A person who, after having given up his old job, is reluctantly forced back into work because he's just so damn good at it
. Usually because his former colleagues have run into some desperate situation, and/or his replacements have failed. The opposite of Reluctant Retiree
Often will be a police officer, soldier, or mercenary, but can be any job. Retired Gunfighter
is a common starting point for this character, before they are forced into Mandatory Unretirement
. Often set up as an extended 10-Minute Retirement
or crossover with a Scrap Heap Hero
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Anime and Manga
- Full Metal Panic!: In the side story "Golden Days with Captain Amigo," Sousuke and Kurz both find million dollar treasure. And both are shown to be in agreement that, once they get rich from this, they would both hightail it out of Mithril and retire, doing what they want. However, after they accidentally destroy an M6 AS, the higher-ups from Mithril take all the treasure from them as payment. Incidentally, it's revealed that the executives estimated the cost of damages to be higher, thereby taking all the treasure and destroying both of their plans for retirement. Even more suspiciously, it's revealed that Kalinin had a hand in the expenses... and of course, Kalinin had showed numerous times his desire to keep Sousuke with him.
- Retired Scout Edin Dan from Tower of God had enough of this tower-climbing nonsense… until Koon baited him into a bet, trying to win him for his ascension team. Edin tried to trick Koon, but got quickly out-gambitted.
- A recurring theme in Getter Robo is that if you piloted Getter at some point, no matter how far you run from it, destiny keeps throwing you in the cockpit.
- At the end of the first season of Sailor Moon, Usagi wipes her and her friends' memories to give them yet another chance at a normal life without fighting. Come the second season, a new threat shows up and Luna is forced to restore her memories and reinstate her as Sailor Moon. Needless to say, Usagi is not pleased.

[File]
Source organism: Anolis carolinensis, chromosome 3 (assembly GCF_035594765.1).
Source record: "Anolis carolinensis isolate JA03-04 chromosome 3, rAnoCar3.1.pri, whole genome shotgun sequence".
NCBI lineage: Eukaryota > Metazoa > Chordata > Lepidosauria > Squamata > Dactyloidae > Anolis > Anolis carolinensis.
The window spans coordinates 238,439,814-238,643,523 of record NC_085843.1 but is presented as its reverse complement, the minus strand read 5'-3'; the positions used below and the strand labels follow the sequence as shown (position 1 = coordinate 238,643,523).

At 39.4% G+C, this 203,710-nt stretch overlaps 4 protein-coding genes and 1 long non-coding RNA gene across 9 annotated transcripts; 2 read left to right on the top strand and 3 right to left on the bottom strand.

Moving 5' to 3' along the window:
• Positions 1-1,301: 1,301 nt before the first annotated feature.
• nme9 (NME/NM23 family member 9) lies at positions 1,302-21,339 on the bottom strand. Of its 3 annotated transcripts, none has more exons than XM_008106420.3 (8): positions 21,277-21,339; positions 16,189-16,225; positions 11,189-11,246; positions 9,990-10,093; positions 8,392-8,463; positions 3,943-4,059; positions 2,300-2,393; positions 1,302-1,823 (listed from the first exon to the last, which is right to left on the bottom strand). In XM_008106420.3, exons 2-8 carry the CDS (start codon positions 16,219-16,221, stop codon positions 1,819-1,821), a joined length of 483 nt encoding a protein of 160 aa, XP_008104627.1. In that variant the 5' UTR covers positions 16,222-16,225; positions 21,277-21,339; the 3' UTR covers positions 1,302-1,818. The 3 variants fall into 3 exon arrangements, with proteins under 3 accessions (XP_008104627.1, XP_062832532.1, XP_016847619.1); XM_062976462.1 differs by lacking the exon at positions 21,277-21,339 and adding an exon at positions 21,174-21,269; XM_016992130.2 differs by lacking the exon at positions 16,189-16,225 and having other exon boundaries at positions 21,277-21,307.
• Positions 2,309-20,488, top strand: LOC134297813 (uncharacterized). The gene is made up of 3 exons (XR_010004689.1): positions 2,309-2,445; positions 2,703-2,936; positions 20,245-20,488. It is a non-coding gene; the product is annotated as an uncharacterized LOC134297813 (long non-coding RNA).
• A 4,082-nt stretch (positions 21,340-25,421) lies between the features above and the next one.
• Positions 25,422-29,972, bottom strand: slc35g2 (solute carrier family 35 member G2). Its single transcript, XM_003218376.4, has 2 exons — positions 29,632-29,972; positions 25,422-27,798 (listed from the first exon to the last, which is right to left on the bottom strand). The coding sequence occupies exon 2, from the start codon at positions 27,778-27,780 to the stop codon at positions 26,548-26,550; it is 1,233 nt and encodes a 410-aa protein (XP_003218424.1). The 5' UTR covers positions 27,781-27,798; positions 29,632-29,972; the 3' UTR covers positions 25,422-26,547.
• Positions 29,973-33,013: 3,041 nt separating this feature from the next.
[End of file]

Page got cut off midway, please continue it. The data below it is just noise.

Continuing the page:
- In Naruto, the Third Hokage is forced back into active duty after the incident that sealed the Kyuubi inside the main character- and the death of the Fourth Hokage, obviously. He wasn't the only person who was seen as a viable candidate, but the village went with him because they knew where to find him; the future Fifth Hokage had no interest in the job, and had left the village entirely after retiring from its ninja forces.
- Kunieda Aoi of Beelzebub was the 3rd leader of the Red Tails, a gang of the strongest ladies of Kanto who do not like men, and as such getting a boyfriend means that you quit. Kunieda sports an incredibly obvious crush on Oga since their first meeting and quits accordingly; however, the gang (and the Number Two especially) do not accept it and still treat Kunieda as their boss. Then the Red Tails' founder, through a special request, changes the rule about men, and afterward Kunieda reclaims her title after a showdown with the 2nd Red Tails leader who'd gone rogue along with the majority of the Red Tails.
- In the Strider manga, Hiryu is forced out of his self-imposed retirement to murder his friend Cain, who was captured while on duty and became a liability to the group. He reluctantly accepts the job after his superior Matic threatens an entire village of innocents.
- Red: They should have left him alone.
- Unforgiven has the Retired Gunslinger variation.
- Hudson Hawk. After getting out of jail, Eddie wants to go straight but various villains coerce him into becoming a cat burglar again because they need his expertise.
- Hot Shots! and Hot Shots! Part Deux. In both movies, Topper Harley quit the military, but the U.S. government sought him out and recruited him for a secret mission.